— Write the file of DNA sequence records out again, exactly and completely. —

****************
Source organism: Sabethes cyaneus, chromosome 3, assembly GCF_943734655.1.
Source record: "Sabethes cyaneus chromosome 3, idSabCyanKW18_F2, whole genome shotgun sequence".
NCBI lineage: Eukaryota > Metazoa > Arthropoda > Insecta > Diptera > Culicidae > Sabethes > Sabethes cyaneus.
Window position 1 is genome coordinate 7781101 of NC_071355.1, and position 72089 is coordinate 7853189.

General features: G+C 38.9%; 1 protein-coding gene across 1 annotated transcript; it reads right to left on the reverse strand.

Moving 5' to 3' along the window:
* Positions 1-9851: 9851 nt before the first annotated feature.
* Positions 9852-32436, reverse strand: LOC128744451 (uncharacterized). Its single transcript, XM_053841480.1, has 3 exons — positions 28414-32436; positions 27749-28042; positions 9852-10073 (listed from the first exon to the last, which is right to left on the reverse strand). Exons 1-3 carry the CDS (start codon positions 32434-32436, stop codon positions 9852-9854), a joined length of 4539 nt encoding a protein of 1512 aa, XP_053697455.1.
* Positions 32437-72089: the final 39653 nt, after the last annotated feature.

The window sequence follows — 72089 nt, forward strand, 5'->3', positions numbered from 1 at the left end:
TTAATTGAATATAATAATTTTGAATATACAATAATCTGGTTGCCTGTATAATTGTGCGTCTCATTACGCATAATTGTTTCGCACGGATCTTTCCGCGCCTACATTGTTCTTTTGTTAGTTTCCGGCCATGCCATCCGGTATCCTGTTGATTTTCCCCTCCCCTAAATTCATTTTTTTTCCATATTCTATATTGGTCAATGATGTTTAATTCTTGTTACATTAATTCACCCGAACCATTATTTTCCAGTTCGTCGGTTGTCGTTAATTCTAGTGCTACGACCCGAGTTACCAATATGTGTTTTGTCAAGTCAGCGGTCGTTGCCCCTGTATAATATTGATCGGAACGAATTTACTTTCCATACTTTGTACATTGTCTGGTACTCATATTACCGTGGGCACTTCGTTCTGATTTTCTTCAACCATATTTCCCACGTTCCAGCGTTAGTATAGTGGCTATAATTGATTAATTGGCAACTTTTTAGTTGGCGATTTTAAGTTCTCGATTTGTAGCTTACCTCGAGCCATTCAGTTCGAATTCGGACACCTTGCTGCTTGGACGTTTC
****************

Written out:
Source organism: Sabethes cyaneus, chromosome 3, assembly GCF_943734655.1.
Source record: "Sabethes cyaneus chromosome 3, idSabCyanKW18_F2, whole genome shotgun sequence".
NCBI lineage: Eukaryota > Metazoa > Arthropoda > Insecta > Diptera > Culicidae > Sabethes > Sabethes cyaneus.
Window position 1 is genome coordinate 7781101 of NC_071355.1, and position 72089 is coordinate 7853189.

General features: G+C 38.9%; 1 protein-coding gene across 1 annotated transcript; it reads right to left on the reverse strand.

Moving 5' to 3' along the window:
* Positions 1-9851: 9851 nt before the first annotated feature.
* Positions 9852-32436, reverse strand: LOC128744451 (uncharacterized). Its single transcript, XM_053841480.1, has 3 exons — positions 28414-32436; positions 27749-28042; positions 9852-10073 (listed from the first exon to the last, which is right to left on the reverse strand). Exons 1-3 carry the CDS (start codon positions 32434-32436, stop codon positions 9852-9854), a joined length of 4539 nt encoding a protein of 1512 aa, XP_053697455.1.
* Positions 32437-72089: the final 39653 nt, after the last annotated feature.

The window sequence follows — 72089 nt, forward strand, 5'->3', positions numbered from 1 at the left end:
TTAATTGAATATAATAATTTTGAATATACAATAATCTGGTTGCCTGTATAATTGTGCGTCTCATTACGCATAATTGTTTCGCACGGATCTTTCCGCGCCTACATTGTTCTTTTGTTAGTTTCCGGCCATGCCATCCGGTATCCTGTTGATTTTCCCCTCCCCTAAATTCATTTTTTTTCCATATTCTATATTGGTCAATGATGTTTAATTCTTGTTACATTAATTCACCCGAACCATTATTTTCCAGTTCGTCGGTTGTCGTTAATTCTAGTGCTACGACCCGAGTTACCAATATGTGTTTTGTCAAGTCAGCGGTCGTTGCCCCTGTATAATATTGATCGGAACGAATTTACTTTCCATACTTTGTACATTGTCTGGTACTCATATTACCGTGGGCACTTCGTTCTGATTTTCTTCAACCATATTTCCCACGTTCCAGCGTTAGTATAGTGGCTATAATTGATTAATTGGCAACTTTTTAGTTGGCGATTTTAAGTTCTCGATTTGTAGCTTACCTCGAGCCATTCAGTTCGAATTCGGACACCTTGCTGCTTGGACGTTTC